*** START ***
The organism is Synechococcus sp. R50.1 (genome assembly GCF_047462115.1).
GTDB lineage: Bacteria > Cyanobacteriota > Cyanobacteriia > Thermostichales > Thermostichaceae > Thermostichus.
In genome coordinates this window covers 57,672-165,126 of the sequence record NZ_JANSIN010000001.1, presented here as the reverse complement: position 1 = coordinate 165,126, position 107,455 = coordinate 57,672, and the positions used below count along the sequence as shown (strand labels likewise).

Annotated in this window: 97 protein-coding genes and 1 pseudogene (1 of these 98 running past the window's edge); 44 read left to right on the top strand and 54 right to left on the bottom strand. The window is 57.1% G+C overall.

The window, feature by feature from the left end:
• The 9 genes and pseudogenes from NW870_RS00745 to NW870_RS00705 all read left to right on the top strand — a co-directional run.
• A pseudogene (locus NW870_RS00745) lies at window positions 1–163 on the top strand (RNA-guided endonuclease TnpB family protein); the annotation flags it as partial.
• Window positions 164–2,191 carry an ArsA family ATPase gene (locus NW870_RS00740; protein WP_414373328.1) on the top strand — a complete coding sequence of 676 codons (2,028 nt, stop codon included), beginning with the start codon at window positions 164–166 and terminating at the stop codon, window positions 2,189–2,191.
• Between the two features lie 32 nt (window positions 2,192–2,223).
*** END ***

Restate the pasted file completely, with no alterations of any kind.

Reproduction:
The organism is Synechococcus sp. R50.1 (genome assembly GCF_047462115.1).
GTDB lineage: Bacteria > Cyanobacteriota > Cyanobacteriia > Thermostichales > Thermostichaceae > Thermostichus.
In genome coordinates this window covers 57,672-165,126 of the sequence record NZ_JANSIN010000001.1, presented here as the reverse complement: position 1 = coordinate 165,126, position 107,455 = coordinate 57,672, and the positions used below count along the sequence as shown (strand labels likewise).

Annotated in this window: 97 protein-coding genes and 1 pseudogene (1 of these 98 running past the window's edge); 44 read left to right on the top strand and 54 right to left on the bottom strand. The window is 57.1% G+C overall.

The window, feature by feature from the left end:
• The 9 genes and pseudogenes from NW870_RS00745 to NW870_RS00705 all read left to right on the top strand — a co-directional run.
• A pseudogene (locus NW870_RS00745) lies at window positions 1–163 on the top strand (RNA-guided endonuclease TnpB family protein); the annotation flags it as partial.
• Window positions 164–2,191 carry an ArsA family ATPase gene (locus NW870_RS00740; protein WP_414373328.1) on the top strand — a complete coding sequence of 676 codons (2,028 nt, stop codon included), beginning with the start codon at window positions 164–166 and terminating at the stop codon, window positions 2,189–2,191.
• Between the two features lie 32 nt (window positions 2,192–2,223).